“As well as expanding, we are renovating our existing floor space. Everything had to come off site and our collections had to be packed off and shipped to a conservation unit in Oxfordshire. So they have been sitting there for about two years – everything apart from the large machinery which we couldn’t move.
“A lot of the work involved renovating the actual mill itself because it was in such a bad state. The roof was leaking and the windows were not watertight. It was in a sorry state. That was the first thing to get completed.”
What was the mill before it became Trowbridge Museum?
“It was part of the Home Mills complex which was a woollen cloth-weaving mill. This mill closed in 1982 which is fairly recently, really. It was the last one in Trowbridge to close.
“They are scattered all around Trowbridge and are what made Trowbridge so well known and wealthy. The cloth industry shaped the town that developed around it.
What is the background to Trowbridge Museum?
“The Museum came into existence in the 1970s and was just a room in the Town Hall. A number of historical items called the Garlick Collection was left to Trowbridge Town Council.
“As time moved on, when The Shires was being built, it was part of the planning regulations that they provide space for a new and improved Museum to move into and that is how we came to be here. They built The Shires around the Home Mill location and said ‘you can have this part’. That was in 1990.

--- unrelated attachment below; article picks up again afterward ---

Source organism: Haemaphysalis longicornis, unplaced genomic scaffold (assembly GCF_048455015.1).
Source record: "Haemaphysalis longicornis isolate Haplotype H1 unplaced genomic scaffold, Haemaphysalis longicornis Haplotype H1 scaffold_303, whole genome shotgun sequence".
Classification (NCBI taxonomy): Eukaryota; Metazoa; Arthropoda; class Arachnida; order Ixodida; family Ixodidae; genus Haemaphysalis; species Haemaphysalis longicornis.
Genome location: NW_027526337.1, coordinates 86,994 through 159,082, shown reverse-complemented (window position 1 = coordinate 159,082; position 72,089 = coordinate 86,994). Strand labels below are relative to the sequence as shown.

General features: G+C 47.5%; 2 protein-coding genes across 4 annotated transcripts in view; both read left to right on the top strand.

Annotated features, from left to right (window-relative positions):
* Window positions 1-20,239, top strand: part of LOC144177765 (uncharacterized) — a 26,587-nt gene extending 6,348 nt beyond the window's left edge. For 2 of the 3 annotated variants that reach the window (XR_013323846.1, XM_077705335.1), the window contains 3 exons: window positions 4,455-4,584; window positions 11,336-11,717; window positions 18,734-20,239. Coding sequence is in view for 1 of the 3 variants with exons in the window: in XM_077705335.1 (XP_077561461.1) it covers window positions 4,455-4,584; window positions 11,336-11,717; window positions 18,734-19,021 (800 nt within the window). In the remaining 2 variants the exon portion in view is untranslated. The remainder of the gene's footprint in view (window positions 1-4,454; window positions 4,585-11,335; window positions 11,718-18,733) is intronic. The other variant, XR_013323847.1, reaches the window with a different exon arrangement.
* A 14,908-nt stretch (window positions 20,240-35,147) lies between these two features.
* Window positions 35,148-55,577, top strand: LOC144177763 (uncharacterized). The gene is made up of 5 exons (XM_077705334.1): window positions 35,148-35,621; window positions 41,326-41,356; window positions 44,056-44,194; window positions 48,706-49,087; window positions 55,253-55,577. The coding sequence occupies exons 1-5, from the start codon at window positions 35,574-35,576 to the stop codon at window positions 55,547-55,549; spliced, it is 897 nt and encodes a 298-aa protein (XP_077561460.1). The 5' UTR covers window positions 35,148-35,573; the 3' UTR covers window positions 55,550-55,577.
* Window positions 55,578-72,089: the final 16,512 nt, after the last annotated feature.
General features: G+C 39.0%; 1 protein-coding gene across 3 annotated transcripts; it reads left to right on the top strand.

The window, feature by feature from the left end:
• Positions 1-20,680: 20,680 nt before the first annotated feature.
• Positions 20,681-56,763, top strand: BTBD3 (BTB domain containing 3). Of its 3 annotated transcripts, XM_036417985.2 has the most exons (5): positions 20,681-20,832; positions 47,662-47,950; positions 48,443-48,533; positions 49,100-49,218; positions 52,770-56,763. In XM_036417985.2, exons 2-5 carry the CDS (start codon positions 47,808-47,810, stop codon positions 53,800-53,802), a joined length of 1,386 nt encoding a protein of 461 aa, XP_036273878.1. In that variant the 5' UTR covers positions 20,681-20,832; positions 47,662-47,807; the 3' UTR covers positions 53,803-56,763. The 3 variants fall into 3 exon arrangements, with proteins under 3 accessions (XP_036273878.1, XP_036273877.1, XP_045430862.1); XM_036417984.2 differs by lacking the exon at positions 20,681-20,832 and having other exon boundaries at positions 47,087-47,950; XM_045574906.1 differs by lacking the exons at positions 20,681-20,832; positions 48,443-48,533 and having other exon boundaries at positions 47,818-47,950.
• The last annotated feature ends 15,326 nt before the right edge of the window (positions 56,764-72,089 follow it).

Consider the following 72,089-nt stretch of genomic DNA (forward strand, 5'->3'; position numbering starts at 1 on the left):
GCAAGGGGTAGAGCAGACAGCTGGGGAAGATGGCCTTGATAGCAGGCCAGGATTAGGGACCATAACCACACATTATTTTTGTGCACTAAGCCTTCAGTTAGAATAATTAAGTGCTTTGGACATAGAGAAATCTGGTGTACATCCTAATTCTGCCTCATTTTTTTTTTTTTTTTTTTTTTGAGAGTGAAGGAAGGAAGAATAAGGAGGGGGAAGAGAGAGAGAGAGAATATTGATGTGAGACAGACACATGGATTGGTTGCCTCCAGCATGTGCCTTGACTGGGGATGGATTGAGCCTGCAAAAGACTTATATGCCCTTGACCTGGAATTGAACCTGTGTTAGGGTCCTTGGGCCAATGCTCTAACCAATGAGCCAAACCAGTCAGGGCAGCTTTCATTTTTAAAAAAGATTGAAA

When did the new development start, and when will you be open again?
Hannah said: “We closed to the public almost exactly two years ago and then work on the building began at the beginning of the following year, in January 2019.
“The builders were on site for a long time and we were based over at the Civic Centre (Town Council) in our office there, all crammed in together with all of our weird ‘Museum’ stuff!
“Originally, we were re-opening in August but, because of the pandemic all the work had to stop here completely –and due to a staff member loss we are now unsure of the exact reopening timescale. We will be sure to keep everyone updated through our website and social media pages.
What sort of exhibitions and features will you be putting here when it all opens again?
“Our core collection is items and machinery based around West of England woollen cloth production, some of what we hold is rare and quite unique. It was the finish of West of England Cloth that made it so desirable, it was of luxury quality and had lots of finishing processes.
“We have a lot of social history objects too, ensuring that our collection is really varied and exciting.
“Of course, people interested in engineering love the machinery side but also, for the community, it is really important that we tell the story of the history of the town as well.
“We begin with the Saxon settlement that was here and tell the story right up to the 21st century, so we have a lot to get through!
“The design has been completed and what is happening now is those designs being realised. The next step will be to get the collection back in, which is a huge job and only just beginning.
“We have almost 30,000 objects and we have to make sure they arrive back safely and we know where they are, making them ready for display or the collection store.
“We are so excited to share your new Museum with you soon, we hope you love it like we do.
For more information about Trowbridge Museum or to volunteer, visit www.trowbridgemuseum.co.uk or telephone 01225 751339.